Though Hendon Hooker wasn’t between the lines tonight, the BaseVols super-powered offense put up four touchdowns and a missed extra point try in game one in Starkville, winning 27-2.
Hanging crooked numbers in seven innings, it’s safe to say the Vols’ offense is clicking again, and at the right time. Tennessee has now scored 41 runs over their last two games, and the production is scattered all over the lineup.
The night started off hot with Luc Lipcius, Jordan Beck, and Drew Gilbert hitting back-to-back-to-back home runs off of Brandon Smith, putting the Vols up 3-0 in the first. After a silent second inning, they were back at it in the third, scoring five runs while sending all nine batters to the plate. Four of those five runs came with two outs, capped off with Blake Burke hitting a three run moonshot to right, blowing the game wide open, 8-0.
While the Vols’ bats were doing their thing, Chase Dollander looked efficient through his first four innings, allowing just one baserunner on a walk that should’ve been a strikeout. The home plate umpire missed a clear strike three in a 2-2 count that led to State’s lone baserunner all night against Dollander.
The Vols kept with their two-out scoring theme in the fifth, plating three more runs with two down. Evan Russell drove in Trey Lipscomb with a double, one of his three on the night, and Seth Stephenson drove in Russell and Lawson following a walk with a 2-RBI single.
The bottom half of the fifth is where Chase Dollander’s efficient night turned dominant. All game long, Mississippi State hitters were either trying to ambush Dollander or get to him in the first couple pitches of at-bats but to no success. In the fifth, Dollander began to get ahead in counts, and he struck out the side in order for his third, fourth, and fifth strikeouts.
Jorel Ortega’s big night continued in the top half of the sixth, powering a three-run home run, extending the Vols’ lead to 14-0. Dollander continued to mow down State hitters in the bottom half which would be his final inning, notching his sixth and final strikeout of the night, all without allowing a hit.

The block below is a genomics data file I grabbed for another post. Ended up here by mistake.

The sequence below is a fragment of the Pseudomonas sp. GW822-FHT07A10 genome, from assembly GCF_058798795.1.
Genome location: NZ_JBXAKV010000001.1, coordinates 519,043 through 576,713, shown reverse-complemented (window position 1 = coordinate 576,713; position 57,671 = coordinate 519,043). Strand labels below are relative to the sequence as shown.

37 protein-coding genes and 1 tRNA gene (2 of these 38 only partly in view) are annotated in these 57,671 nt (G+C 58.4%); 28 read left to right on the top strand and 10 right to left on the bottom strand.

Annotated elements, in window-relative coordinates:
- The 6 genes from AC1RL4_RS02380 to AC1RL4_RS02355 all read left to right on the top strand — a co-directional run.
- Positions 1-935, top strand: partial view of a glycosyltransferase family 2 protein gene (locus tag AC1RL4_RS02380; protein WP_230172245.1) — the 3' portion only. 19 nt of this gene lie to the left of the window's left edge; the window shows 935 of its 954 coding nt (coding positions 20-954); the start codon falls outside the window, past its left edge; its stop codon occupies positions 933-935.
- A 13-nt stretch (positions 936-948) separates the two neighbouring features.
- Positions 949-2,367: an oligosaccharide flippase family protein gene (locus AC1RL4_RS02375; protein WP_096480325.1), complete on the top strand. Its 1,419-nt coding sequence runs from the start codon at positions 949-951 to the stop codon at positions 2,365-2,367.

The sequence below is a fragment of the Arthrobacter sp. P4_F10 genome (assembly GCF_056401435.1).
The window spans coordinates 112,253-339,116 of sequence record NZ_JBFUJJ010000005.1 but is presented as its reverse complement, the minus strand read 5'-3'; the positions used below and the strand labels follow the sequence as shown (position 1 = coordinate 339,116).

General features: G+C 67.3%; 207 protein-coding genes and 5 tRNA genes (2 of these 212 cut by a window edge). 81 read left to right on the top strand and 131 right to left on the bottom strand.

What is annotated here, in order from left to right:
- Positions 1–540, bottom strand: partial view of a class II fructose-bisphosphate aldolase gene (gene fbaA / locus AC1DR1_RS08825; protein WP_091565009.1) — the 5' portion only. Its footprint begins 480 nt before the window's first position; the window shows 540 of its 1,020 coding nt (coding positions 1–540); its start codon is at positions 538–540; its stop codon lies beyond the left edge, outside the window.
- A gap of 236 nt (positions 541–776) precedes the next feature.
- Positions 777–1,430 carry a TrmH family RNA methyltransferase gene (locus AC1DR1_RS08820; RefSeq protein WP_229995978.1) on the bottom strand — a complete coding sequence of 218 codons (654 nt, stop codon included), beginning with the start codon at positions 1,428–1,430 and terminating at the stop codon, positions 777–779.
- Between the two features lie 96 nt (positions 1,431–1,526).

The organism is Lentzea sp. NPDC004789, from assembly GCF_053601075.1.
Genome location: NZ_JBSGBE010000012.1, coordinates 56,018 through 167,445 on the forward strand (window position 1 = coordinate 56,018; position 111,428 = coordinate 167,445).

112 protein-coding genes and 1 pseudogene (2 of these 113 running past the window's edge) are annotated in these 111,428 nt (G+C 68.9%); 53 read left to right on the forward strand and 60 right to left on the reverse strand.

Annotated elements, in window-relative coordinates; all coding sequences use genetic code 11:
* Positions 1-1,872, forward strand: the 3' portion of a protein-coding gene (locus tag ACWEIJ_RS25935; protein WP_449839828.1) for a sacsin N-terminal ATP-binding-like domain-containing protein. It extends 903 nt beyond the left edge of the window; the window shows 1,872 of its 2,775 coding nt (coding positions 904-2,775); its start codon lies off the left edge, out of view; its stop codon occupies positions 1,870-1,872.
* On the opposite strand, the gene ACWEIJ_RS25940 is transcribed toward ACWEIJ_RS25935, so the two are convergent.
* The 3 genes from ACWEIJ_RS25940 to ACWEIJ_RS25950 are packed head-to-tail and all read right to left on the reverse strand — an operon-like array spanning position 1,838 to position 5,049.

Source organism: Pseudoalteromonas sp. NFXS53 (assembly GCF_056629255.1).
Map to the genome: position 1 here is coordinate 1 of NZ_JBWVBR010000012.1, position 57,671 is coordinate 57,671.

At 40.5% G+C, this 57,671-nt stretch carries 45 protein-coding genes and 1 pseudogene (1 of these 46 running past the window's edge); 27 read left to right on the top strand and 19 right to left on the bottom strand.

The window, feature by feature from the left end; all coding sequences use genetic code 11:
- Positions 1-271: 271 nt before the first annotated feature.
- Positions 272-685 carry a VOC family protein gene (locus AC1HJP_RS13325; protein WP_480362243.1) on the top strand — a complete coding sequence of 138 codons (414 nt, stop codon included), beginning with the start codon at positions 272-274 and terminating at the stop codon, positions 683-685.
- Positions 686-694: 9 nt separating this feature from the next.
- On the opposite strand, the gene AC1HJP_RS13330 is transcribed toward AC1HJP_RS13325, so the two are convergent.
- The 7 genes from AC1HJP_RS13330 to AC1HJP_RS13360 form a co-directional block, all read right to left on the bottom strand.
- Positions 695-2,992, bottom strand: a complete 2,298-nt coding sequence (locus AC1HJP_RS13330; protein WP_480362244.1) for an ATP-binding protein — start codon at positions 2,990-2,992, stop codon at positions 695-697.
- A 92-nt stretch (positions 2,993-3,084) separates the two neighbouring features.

The number seven seemed to be a theme of the evening. With an already insurmountable lead, the Vols’ bats decided they wanted to make some history in the seventh. Following a Christian Scott hit-by-pitch, Luc Lipcius hit his second home run of the night, bringing him within one of tying Todd Helton’s all-time career home run mark of 38. Evan Russell is also one shy of this mark. The merry-go-round of the Vols lineup continued to circle bringing 12 batters to the plate in the inning, capped off with Evan Russell’s third double of the night to drive in the Vols’ 20th run of the game. They plated seven in the inning.
Thanks to a 40-minute, seven run outburst in the top half, Chase Dollander was unable to continue his chase for history. Mark McLaughlin relieved him and immediately served up Mississippi State’s first two hits of the game. The second hit also drove in State’s first run, but Jordan Beck gunned down catcher Logan Tanner at the plate. This sparked some controversy either caused by State stealing a base down 21 or Tanner’s high slide into home, regardless, it didn’t cause too much of a stir, or at least what we’ve come accustomed to this year.
Jorel Ortega hit his second homer of the night in the eighth, helping the Vols tie a school record for most home runs in a game with seven.
Tanner Leggett hit a solo shot in the bottom half of the eighth, giving State their second and final run.
Logan Steenstra roped a double that cleared the bases, making it a 26-2 game. Ortega’s eighth RBI of the night came on a double that nearly left the yard. Ortega drove in eight of the 27 runs on his own, a phenomenal performance.
Zander Sechrist came in for the final inning, striking out the side in order, giving the Vols a 27-2 victory in game one.
Player of the Game
— In a 27 run outburst the pitcher is the player of the game? Yes, and if it weren’t for those damn bats being so good in the seventh, Dollander may have gotten a chance to chase a no-hitter.
He fanned six on the night, and his stuff was flat out dominant. Four of his six K’s came on the slider, one with the curve, and his final came on 97 up and in. He’s been locked in since the start of SEC play, becoming the most dominant starting pitcher in the conference, and arguably the country. His nation-leading WHIP is somehow substantially better in conference play.
Following tonight, Dollander now leads the SEC in virtually everything in conference games only stats. His 1.67 ERA and 0.581 WHIP in SEC play lead the conference, and his .151/.172/.309/.481 slash line against with a 13-to-1 strikeout to walk ratio is just preposterous. From being very worried about his health following the injury against Alabama to becoming THE Ace on a team with four of them is quite the journey.
Tune in for game two tomorrow as the Vols look to continue their hot hitting with Chase Burns taking the mound.